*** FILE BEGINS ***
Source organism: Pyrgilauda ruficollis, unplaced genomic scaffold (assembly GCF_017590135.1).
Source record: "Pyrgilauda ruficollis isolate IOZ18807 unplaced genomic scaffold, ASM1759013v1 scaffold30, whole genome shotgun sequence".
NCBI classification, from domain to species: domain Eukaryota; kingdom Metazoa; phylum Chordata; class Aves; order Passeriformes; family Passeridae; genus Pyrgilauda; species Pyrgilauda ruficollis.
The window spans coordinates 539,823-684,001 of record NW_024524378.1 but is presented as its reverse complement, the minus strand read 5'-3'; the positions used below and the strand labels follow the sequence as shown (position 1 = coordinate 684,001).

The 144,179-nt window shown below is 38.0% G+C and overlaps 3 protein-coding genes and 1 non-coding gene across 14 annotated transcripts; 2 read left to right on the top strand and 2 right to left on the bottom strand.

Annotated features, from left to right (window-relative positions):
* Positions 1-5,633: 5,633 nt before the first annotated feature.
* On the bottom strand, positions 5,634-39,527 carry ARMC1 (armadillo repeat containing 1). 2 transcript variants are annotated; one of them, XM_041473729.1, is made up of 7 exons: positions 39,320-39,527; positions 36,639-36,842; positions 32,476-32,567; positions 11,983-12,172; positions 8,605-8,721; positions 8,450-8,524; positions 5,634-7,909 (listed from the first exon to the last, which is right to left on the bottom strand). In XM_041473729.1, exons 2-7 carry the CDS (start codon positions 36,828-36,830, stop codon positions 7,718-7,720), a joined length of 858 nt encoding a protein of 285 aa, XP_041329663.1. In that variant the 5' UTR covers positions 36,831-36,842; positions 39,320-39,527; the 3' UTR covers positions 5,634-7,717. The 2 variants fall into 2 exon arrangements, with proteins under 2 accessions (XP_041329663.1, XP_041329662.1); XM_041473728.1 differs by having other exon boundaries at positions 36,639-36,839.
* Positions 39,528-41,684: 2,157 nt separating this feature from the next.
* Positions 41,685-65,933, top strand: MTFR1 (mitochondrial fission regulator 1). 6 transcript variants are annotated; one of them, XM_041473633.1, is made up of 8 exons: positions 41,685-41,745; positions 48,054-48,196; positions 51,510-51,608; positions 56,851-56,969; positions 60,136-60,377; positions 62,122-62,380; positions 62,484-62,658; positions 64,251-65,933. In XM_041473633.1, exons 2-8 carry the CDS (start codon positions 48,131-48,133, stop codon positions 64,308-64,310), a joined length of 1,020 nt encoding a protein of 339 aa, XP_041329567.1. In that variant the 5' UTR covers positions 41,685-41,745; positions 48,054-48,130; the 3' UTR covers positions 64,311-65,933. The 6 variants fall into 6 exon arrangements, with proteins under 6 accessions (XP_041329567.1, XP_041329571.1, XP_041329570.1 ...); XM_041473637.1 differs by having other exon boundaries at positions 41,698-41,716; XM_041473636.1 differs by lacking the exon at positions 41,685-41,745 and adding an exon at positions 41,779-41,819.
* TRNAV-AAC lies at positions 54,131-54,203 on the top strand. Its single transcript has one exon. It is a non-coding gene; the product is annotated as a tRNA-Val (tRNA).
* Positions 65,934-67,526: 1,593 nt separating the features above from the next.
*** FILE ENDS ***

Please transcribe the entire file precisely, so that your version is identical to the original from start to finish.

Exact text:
Source organism: Pyrgilauda ruficollis, unplaced genomic scaffold (assembly GCF_017590135.1).
Source record: "Pyrgilauda ruficollis isolate IOZ18807 unplaced genomic scaffold, ASM1759013v1 scaffold30, whole genome shotgun sequence".
NCBI classification, from domain to species: domain Eukaryota; kingdom Metazoa; phylum Chordata; class Aves; order Passeriformes; family Passeridae; genus Pyrgilauda; species Pyrgilauda ruficollis.
The window spans coordinates 539,823-684,001 of record NW_024524378.1 but is presented as its reverse complement, the minus strand read 5'-3'; the positions used below and the strand labels follow the sequence as shown (position 1 = coordinate 684,001).

The 144,179-nt window shown below is 38.0% G+C and overlaps 3 protein-coding genes and 1 non-coding gene across 14 annotated transcripts; 2 read left to right on the top strand and 2 right to left on the bottom strand.

Annotated features, from left to right (window-relative positions):
* Positions 1-5,633: 5,633 nt before the first annotated feature.
* On the bottom strand, positions 5,634-39,527 carry ARMC1 (armadillo repeat containing 1). 2 transcript variants are annotated; one of them, XM_041473729.1, is made up of 7 exons: positions 39,320-39,527; positions 36,639-36,842; positions 32,476-32,567; positions 11,983-12,172; positions 8,605-8,721; positions 8,450-8,524; positions 5,634-7,909 (listed from the first exon to the last, which is right to left on the bottom strand). In XM_041473729.1, exons 2-7 carry the CDS (start codon positions 36,828-36,830, stop codon positions 7,718-7,720), a joined length of 858 nt encoding a protein of 285 aa, XP_041329663.1. In that variant the 5' UTR covers positions 36,831-36,842; positions 39,320-39,527; the 3' UTR covers positions 5,634-7,717. The 2 variants fall into 2 exon arrangements, with proteins under 2 accessions (XP_041329663.1, XP_041329662.1); XM_041473728.1 differs by having other exon boundaries at positions 36,639-36,839.
* Positions 39,528-41,684: 2,157 nt separating this feature from the next.
* Positions 41,685-65,933, top strand: MTFR1 (mitochondrial fission regulator 1). 6 transcript variants are annotated; one of them, XM_041473633.1, is made up of 8 exons: positions 41,685-41,745; positions 48,054-48,196; positions 51,510-51,608; positions 56,851-56,969; positions 60,136-60,377; positions 62,122-62,380; positions 62,484-62,658; positions 64,251-65,933. In XM_041473633.1, exons 2-8 carry the CDS (start codon positions 48,131-48,133, stop codon positions 64,308-64,310), a joined length of 1,020 nt encoding a protein of 339 aa, XP_041329567.1. In that variant the 5' UTR covers positions 41,685-41,745; positions 48,054-48,130; the 3' UTR covers positions 64,311-65,933. The 6 variants fall into 6 exon arrangements, with proteins under 6 accessions (XP_041329567.1, XP_041329571.1, XP_041329570.1 ...); XM_041473637.1 differs by having other exon boundaries at positions 41,698-41,716; XM_041473636.1 differs by lacking the exon at positions 41,685-41,745 and adding an exon at positions 41,779-41,819.
* TRNAV-AAC lies at positions 54,131-54,203 on the top strand. Its single transcript has one exon. It is a non-coding gene; the product is annotated as a tRNA-Val (tRNA).
* Positions 65,934-67,526: 1,593 nt separating the features above from the next.